EU Adaptive Licensing Program Moves Forward, With More Clarity for Sponsors

Regulatory NewsRegulatory News | 12 September 2014 |  By 

The European Medicines Agency (EMA) wants to make it easier for companies to use its adaptive licensing pilot program, a new effort to grant accelerated access to medicines intended for limited populations of patients with serious unmet medical needs.


The adaptive licensing pilot program was first announced in March 2014, and is an attempt to move beyond clear-cut yes-or-no approval dichotomies, and to instead allow some drugs to be approved for limited populations before being approved for wider use.

The theory is that because populations suffering from conditions or diseases with unmet needs have a much higher tolerance for risk, these populations should be allowed earlier access to therapies that have not yet been fully proven. Those early approvals would in turn support subsequent and broader approvals by allowing sponsors to collect real-world use data, EMA postulated.

"With the adaptive licensing pilot project, we intend to explore with real medicines in development a progressive licensing approach that would allow timely access for patients to new medicines that address serious conditions with unmet medical needs," explains Hans-Georg Eichler, senior medical officer at EMA, in a statement. "The approach seeks to maximize the positive impact of new medicines on public health by balancing timely access for patients with the need to provide adequate evolving information on their benefits and risks."

As EMA explained, adaptive licensing is only for a narrow subset of prospective therapies. Drugs must be intended to meet an unmet need, must be supported by evidence in well-defined subpopulations, and must commit to further studies after licensing is granted. Companies wishing to participate in the pilot program were also asked to "outline a vision" of how payors, regulators and other stakeholders would work together throughout the product lifecycle.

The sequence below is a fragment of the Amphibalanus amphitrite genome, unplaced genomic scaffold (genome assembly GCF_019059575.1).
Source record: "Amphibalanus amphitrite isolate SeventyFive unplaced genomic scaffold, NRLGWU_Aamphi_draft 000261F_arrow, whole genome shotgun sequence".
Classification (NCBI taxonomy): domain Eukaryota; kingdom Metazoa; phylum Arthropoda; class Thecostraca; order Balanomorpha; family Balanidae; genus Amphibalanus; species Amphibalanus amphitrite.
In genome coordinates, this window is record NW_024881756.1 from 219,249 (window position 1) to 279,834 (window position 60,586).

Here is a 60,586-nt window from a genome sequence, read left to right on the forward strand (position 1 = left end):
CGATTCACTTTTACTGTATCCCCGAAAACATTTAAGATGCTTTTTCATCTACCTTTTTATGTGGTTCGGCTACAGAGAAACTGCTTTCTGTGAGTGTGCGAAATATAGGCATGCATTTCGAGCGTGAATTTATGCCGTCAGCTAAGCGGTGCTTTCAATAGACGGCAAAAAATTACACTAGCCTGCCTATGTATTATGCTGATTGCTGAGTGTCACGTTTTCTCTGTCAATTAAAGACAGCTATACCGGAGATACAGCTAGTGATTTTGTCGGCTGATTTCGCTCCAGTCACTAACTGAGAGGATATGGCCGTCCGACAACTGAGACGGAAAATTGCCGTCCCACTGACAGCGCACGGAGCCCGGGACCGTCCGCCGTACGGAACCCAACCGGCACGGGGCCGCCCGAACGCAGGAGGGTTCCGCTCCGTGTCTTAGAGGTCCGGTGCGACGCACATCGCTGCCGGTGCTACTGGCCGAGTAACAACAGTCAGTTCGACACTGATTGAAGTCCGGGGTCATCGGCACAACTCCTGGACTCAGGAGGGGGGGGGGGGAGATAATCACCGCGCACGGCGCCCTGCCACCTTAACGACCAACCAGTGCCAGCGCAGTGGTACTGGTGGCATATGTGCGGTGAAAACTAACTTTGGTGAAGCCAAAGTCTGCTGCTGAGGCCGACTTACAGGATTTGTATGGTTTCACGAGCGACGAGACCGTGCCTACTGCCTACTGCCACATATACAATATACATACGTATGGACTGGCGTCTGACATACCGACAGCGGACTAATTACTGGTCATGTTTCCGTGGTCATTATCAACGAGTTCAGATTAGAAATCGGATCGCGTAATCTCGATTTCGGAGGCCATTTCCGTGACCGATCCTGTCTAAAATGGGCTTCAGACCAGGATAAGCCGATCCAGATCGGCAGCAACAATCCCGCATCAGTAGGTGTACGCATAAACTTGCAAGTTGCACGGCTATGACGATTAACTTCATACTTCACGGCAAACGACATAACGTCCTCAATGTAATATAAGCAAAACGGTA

In June 2014, EMA confirmed that it has received more than 20 applications for consideration, of which two were selected for inclusion in the pilot program.

New Q&A Guidance

Now, two months later, EMA says it has obtained enough "initial experience" from the program to draft and release a new "question and answer" document intended to "clarify the terms of engagement and expected outputs for prospective applications."

In particular, EMA explained, the document clarifies:

  • the criteria used by the Agency to select suitable candidates for the pilot project
  • the concrete steps involved in the process and expected outcomes
  • the context and aim of the exploratory discussions between the Agency and selected candidates

For example, the five-page guidance explains it wants products which stand to benefit from an "iterative development pathway" and the collection of real-world monitoring data. The document also explains that it is meant to benefit early-stage development programs the most. Drugs that have already reached Phase III testing are "less likely" to be suitable for, or benefit from, the program.

The selection (or lack thereof) of a drug for the pilot program has no bearing on its chances for approval, EMA added.

EMA also indicated that it "continues to welcome applications from interested companies" for the program, "as it intends to include as many programs as necessary in the pilot to gather sufficient knowledge and experience." EMA is similarly interested in addressing scientific and technical questions and refining the program itself, it said.

Program findings will be formally evaluated at the end of 2014.


Q&A Document

EMA Statement


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